I had a lot of advice, but my sister was always wary of giving me any. She knew I would be getting so much.

One piece of advice that came from my post natal support person that didn’t help was: “This is motherhood”. This terrified me. Is this what it was going to be like forever? She told me that I had to stop fighting and just accept that this is hard work, and this is how it is. There seemed to be no end to it. She told me to get DVDs, and lie down and just let it happen, but this just wasn’t me – I couldn’t imagine it. I am the sort of person who wakes up early, has a shower and makes my bed. If I can do these things everything is ok. During this time I struggled to resolve the conflict in me between the natural earth mother, and the part of me that wanted to get on with things.

Throughout this whole period, I learnt my limitations. I also learnt to tap into my instinct – my instinct was right, and I needed to listen to it. At some point I separated from myself. I had to learn how to get myself back – that was the most powerful thing.
The truth is, I am petrified about having another baby. It scares me so much to go through that all again. I am even still taking pills.
A friend in my mother’s group one day gave me such good advice. She put her hand on my arm, while I was sitting, crying, feeding Isi, and she said: “You don’t have to love her now, Lucy. It can come later. It does for some people.” Hearing this really helped me. It freed me.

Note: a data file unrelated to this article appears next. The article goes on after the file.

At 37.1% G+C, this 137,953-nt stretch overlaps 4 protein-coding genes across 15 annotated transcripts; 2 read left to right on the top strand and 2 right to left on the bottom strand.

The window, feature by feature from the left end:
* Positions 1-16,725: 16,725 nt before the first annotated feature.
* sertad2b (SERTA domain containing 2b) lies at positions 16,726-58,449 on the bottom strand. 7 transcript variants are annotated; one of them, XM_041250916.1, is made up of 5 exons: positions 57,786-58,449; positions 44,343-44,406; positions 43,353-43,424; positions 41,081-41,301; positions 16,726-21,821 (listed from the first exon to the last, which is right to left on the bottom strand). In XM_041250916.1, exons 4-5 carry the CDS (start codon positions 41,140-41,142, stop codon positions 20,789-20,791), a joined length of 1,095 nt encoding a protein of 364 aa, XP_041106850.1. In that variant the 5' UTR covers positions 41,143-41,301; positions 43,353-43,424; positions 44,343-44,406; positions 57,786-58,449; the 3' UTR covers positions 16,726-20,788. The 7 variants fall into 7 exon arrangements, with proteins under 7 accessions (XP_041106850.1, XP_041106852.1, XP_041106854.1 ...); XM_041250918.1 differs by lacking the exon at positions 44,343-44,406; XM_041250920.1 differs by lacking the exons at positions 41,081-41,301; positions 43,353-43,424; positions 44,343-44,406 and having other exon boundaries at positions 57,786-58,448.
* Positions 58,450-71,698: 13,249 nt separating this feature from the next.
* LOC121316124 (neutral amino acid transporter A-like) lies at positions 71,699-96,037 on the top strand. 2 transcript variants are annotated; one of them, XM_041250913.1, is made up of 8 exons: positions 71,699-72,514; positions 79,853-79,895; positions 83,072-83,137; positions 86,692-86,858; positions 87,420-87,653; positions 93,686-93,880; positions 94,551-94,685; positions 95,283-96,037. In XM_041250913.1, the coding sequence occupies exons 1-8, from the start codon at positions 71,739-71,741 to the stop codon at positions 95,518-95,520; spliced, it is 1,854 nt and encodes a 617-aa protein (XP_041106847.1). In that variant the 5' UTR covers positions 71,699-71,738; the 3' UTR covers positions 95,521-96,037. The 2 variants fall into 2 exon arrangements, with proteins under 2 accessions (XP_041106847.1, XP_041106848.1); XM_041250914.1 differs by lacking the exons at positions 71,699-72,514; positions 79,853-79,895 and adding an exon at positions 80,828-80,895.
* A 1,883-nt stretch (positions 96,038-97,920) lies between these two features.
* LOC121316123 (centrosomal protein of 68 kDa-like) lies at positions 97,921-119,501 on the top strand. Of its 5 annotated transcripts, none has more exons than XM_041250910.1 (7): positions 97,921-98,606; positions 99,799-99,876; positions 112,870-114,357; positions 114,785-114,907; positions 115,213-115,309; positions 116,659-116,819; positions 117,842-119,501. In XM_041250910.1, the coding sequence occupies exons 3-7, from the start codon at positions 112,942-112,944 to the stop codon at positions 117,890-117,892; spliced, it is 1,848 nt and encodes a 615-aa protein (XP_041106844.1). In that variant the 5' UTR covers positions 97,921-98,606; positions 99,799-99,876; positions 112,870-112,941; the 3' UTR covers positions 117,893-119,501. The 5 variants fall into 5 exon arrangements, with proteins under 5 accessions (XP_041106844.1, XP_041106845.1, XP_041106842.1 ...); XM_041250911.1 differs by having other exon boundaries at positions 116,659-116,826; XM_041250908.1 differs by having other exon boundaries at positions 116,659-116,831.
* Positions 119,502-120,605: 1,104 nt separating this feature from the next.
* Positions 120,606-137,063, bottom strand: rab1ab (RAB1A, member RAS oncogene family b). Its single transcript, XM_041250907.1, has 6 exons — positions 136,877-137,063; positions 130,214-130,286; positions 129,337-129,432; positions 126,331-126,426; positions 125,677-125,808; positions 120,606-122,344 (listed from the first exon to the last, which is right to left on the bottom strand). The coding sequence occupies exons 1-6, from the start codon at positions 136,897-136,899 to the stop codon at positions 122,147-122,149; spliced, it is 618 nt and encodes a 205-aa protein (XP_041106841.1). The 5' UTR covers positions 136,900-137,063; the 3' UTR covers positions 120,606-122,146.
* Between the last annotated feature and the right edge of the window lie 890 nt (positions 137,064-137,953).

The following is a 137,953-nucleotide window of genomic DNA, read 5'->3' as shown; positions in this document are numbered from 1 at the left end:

I am loving it all now. Isi is one now. Mum’s a great support. I wished she could have stayed longer. If I do it again, I would have someone with me all the time, so I never have to be alone.

I would like to note it has been the strength of the friendships and connections made through my mothers’ group that has helped me enormously. Prior to this group I basically had no friends in the area which was so hard after the extraordinarily close knit group of friends I had left behind in Sydney. Spending at least a day per week with like-minded breastfeeding mums where honesty flowed was paramount. Isabel has helped me gain the confidence to be myself and in turn seek out friendships for us both, it is so true, the little bubbas choose their parents and are here to teach us. Isabel has taught me so much about myself, especially that I can be selfless and actually relish in it!

I want to tell this story as honestly and openly as possible. We aren’t embarrassed if we fall and break our leg, but when it comes to being a mother, everything has to be fine. I don’t think we should feel embarrassed about talking about how it actually is.

Lucy, Mallanganee, Australia